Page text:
A couple of weeks ago I started using the AdBlockPlus extension for Firefox. I had mixed feelings about doing it. I'm generally of the view that advertising has become ridiculously present in our lives; I came to this realization about ten years ago (or maybe more) when I first noticed that the plastic stick you use at the grocery store to put between your order and the next person's at the checkout line had ads printed on it. I remember thinking, "Does every single area of blank space nowadays have to be seen as a spot to plaster advertising?" That's why this blog doesn't carry ads, and why I have no plans to ever carry ads here.
However, I recognize that websites have to be able to sustain themselves. This blog is a hobby of mine, and I use the free server space that Blogger (now Google) allows me, and it's fine. Serves my needs and such. If I was a bigger blogger, getting lots more traffic, maybe I'd think differently of using ads here; maybe I'd want the blog to generate at least a few quatloos for my trouble. Especially if I moved it to a hosting company on my own, but for now, that's not a problem for me. For other sites, it's a real issue, so I've accepted the need for ads all over the Interweb, even though it bugs me quite a bit. In general, though, I just ignored the ads completely. On sites that had an advertising "splash page", I would click the "Skip this ad" link as soon as it appeared. And I never click through on ads themselves, unless by mistake in committing an errant click of the mouse.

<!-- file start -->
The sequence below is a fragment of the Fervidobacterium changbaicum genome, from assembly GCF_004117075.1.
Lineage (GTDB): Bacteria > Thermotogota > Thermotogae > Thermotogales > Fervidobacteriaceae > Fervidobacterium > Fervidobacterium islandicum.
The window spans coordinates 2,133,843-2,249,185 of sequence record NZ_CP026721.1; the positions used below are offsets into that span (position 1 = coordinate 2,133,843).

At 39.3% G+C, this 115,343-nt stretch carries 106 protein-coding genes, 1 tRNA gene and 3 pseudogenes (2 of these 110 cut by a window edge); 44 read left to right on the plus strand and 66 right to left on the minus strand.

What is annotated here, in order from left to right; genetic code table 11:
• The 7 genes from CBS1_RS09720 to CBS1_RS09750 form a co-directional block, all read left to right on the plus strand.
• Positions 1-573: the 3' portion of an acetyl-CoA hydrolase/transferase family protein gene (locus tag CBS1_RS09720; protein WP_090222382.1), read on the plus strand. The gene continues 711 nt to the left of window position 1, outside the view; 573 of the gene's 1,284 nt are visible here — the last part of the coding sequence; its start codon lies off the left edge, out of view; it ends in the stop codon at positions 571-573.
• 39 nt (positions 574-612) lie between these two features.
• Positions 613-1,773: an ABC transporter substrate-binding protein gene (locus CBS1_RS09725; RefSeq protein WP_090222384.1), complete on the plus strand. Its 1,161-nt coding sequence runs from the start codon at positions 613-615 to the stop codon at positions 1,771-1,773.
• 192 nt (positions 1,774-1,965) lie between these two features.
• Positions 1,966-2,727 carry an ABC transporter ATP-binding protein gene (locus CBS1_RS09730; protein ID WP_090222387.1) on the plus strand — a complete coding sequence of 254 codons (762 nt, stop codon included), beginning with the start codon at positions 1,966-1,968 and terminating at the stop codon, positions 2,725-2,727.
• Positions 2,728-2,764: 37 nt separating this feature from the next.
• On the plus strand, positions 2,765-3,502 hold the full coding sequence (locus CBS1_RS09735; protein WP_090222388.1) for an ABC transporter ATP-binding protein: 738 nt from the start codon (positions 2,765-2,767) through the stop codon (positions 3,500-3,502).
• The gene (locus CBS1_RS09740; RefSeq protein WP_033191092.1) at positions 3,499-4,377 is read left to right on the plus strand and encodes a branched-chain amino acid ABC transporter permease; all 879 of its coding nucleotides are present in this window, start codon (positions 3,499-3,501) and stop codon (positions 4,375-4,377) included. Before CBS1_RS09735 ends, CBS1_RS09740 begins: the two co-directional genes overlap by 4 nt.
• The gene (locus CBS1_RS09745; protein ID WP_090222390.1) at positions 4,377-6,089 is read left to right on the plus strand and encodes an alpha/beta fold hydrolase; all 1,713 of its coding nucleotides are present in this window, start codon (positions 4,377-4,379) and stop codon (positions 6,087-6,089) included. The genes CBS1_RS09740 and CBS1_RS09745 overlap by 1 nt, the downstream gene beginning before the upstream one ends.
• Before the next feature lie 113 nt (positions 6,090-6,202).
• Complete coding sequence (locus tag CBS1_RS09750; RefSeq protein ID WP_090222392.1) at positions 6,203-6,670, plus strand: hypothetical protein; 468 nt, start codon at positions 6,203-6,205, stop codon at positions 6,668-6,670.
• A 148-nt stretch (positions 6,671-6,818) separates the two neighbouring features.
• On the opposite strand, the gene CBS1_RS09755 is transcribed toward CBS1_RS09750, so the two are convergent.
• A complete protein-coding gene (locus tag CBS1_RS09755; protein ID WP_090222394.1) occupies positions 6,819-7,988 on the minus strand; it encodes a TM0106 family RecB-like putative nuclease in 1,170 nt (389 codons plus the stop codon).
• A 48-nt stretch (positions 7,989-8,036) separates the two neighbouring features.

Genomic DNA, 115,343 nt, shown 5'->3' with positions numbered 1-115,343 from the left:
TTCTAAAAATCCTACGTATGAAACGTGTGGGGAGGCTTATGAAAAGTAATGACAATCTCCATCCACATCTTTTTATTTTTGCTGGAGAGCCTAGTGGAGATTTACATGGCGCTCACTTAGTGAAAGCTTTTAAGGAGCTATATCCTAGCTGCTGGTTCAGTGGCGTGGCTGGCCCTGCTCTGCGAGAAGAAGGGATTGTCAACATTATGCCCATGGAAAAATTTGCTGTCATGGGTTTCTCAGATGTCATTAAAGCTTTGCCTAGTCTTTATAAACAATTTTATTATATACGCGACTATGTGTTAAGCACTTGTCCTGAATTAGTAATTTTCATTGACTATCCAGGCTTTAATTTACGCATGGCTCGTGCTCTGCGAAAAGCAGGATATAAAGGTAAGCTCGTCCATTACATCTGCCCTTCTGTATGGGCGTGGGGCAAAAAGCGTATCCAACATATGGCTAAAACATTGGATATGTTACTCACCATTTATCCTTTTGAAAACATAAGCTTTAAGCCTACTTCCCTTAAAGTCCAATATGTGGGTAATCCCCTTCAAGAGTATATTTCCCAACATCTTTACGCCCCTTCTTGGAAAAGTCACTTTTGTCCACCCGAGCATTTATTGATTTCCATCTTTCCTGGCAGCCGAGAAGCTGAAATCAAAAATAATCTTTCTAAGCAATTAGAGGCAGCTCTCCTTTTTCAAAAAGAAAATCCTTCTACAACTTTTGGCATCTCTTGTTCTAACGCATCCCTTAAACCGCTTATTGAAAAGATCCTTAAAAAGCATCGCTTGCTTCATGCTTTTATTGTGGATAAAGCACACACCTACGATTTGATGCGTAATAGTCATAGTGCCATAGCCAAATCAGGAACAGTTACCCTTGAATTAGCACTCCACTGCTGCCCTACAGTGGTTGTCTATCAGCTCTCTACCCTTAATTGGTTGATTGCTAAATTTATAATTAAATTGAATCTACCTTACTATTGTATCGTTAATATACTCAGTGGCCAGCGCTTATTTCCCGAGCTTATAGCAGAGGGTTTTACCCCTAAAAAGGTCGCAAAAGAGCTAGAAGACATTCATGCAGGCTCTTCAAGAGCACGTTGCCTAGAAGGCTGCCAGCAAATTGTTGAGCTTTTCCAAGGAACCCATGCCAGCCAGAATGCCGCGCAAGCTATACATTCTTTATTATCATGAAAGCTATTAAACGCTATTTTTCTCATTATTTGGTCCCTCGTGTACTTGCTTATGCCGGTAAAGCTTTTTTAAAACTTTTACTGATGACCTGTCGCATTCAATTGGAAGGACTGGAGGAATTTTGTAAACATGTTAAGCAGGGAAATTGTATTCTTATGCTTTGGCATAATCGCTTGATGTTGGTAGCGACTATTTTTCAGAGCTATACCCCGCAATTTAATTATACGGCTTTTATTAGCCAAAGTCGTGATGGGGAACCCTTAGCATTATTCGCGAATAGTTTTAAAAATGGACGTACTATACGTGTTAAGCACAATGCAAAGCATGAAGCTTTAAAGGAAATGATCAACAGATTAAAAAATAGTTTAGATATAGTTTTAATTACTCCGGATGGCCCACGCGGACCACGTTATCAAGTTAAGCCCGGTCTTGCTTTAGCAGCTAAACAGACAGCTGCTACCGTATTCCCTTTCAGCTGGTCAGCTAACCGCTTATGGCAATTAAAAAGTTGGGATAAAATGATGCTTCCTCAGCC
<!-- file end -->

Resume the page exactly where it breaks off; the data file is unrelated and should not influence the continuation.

However, ads have become more and more annoying over the last year. More and more pages -- still a minority, but enough that I notice -- aren't just running print ads or simple picture ads, but ads with lots of funky animation. Or ads that suddenly embiggen across the entire Firefox window if I happen to move the mouse over them. Or ads that automatically expand across the window until I track down the tiny, hard-to-spot "Close ad" box that banishes the ad back to the sidebar. I've also tired of something I'd noticed online a lot but never realized until recently was actually an effect of advertising: the way some content-driven sites will structure long articles to run across many multiple pages, so at the end of a fairly brief page, you have to click for the next page and load everything anew. This results in reloading all of the ads, and since "ad views" are basically functions of how many times ads are loaded, this translates to increased ad revenue for the site by forcing me to keep reloading the ads if I want to read the entire article.
I was able to live with all of this, even though it was getting more and more annoying. However, in recent months, some ads have actually seemed to grind Firefox to a halt -- the program will just sit there for a few minutes, not letting me click anything, and then I'll finally get an error message that "A script on this page has stopped working". This, I don't need. So once I realized that the ads were the problem, I took the plunge and added AdBlock to Firefox. Now, things are going a lot nicer -- pages are loading more quickly and a lot less annoyingly. It doesn't affect the way pages look to me, all that much, since I've conditioned myself for the most part to not look at ads at all to begin with. But ads that were almost antagonistically pushy in forcing me to deal with them, or ads that were actually bogging down my browser? Those are unacceptable.
Some sites have apparently started to notice adblocker usage and now post small disclaimers asking users to consider allowing their ads to be loaded, and I recently read of one site that actually experimented with a tech-trick to prevent their site from loading at all on browsers running an ad blocker. While asking to be whitelisted is one thing, that last is something else, and if some site did that to me, my response would be to simply stop going there at all. I don't like advertising, but I'll accept its presence as long as that's all it is: a presence that I don't have to acknowledge in any other way except to let it be there. But when ads force themselves upon me, that's the dealbreaker.